This post will initiate what I hope to be a routine Wednesday post. This week, I’ll continue with the MLP basics series of posts. Other posts on the subject of MLP basics will include: history of performance, discussion of prevailing valuation techniques, a discussion of publicly traded general partners, and a summary of institutional ownership of MLPs, and the history of PIPEs into MLPs. If you have any suggestions for additional topics or any questions you’d like answered, let me know and I’ll do a post on it.
Today’s post will focus on the characteristics of the assets underlying MLPs, and on organizing the different types of assets into groups. Let’s start with the 3 broad buckets of natural resources: upstream, midstream and downstream. Upstream refers to the exploration and production of oil and gas from the wellhead. Midstream refers to the gathering, treating, processing, transportation or storage of a product after it is produced, but before it gets distributed to the end use market for consumption. Downstream, for me at least, refers to the sale of products after they are refined or processed. Some people include refining in downstream, but I include refining in midstream.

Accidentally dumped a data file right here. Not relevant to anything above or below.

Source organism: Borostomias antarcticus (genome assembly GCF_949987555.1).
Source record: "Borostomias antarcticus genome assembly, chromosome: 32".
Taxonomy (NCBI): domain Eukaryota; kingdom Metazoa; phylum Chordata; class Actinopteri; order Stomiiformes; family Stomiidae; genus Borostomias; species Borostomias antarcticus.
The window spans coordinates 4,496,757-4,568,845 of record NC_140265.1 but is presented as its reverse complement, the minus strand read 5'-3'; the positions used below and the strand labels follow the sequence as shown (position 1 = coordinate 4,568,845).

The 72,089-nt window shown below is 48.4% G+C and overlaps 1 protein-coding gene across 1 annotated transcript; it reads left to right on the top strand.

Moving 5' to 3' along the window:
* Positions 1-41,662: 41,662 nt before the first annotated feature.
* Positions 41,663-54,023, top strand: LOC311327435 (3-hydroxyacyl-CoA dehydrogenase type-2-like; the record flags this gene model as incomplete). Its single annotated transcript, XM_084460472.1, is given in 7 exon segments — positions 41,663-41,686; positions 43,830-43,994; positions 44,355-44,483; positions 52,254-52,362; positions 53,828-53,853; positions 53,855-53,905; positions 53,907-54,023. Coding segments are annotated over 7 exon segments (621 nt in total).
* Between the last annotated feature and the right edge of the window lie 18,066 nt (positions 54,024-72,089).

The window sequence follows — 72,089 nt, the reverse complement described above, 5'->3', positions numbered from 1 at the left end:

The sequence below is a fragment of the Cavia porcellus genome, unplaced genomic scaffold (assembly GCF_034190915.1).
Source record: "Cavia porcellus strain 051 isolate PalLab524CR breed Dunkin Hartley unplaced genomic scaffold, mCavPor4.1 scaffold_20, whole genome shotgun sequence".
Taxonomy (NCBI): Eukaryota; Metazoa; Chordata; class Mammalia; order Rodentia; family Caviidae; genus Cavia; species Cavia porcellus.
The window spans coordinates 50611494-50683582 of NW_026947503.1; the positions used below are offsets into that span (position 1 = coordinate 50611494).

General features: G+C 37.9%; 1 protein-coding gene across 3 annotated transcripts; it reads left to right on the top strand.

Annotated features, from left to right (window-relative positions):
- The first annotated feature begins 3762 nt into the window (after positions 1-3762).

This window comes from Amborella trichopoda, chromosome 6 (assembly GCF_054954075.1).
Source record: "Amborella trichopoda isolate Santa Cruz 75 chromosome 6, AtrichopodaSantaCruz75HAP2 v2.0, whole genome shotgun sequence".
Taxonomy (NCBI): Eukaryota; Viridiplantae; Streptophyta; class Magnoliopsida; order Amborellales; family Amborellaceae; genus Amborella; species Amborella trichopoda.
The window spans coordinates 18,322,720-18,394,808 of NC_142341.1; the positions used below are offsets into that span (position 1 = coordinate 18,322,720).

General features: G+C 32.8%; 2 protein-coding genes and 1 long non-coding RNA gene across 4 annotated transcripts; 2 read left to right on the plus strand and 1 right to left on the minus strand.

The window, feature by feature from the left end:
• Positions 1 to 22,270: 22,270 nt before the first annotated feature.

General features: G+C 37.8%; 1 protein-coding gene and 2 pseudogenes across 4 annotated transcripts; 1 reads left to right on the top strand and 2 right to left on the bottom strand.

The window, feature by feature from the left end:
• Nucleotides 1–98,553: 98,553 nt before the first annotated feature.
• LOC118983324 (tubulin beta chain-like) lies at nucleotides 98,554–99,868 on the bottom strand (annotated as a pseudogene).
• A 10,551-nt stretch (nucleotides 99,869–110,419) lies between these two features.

All MLPs fall into either the upstream or midstream categories. Based on the natural resource in question and the method of transportation, MLP assets can be categorized into several other more narrow subsectors, which I’ve outlined below. Generally speaking, the closer to the wellhead an MLP’s assets are (i.e. the further upstream), the more commodity price exposure they have (if left to operate unhedged).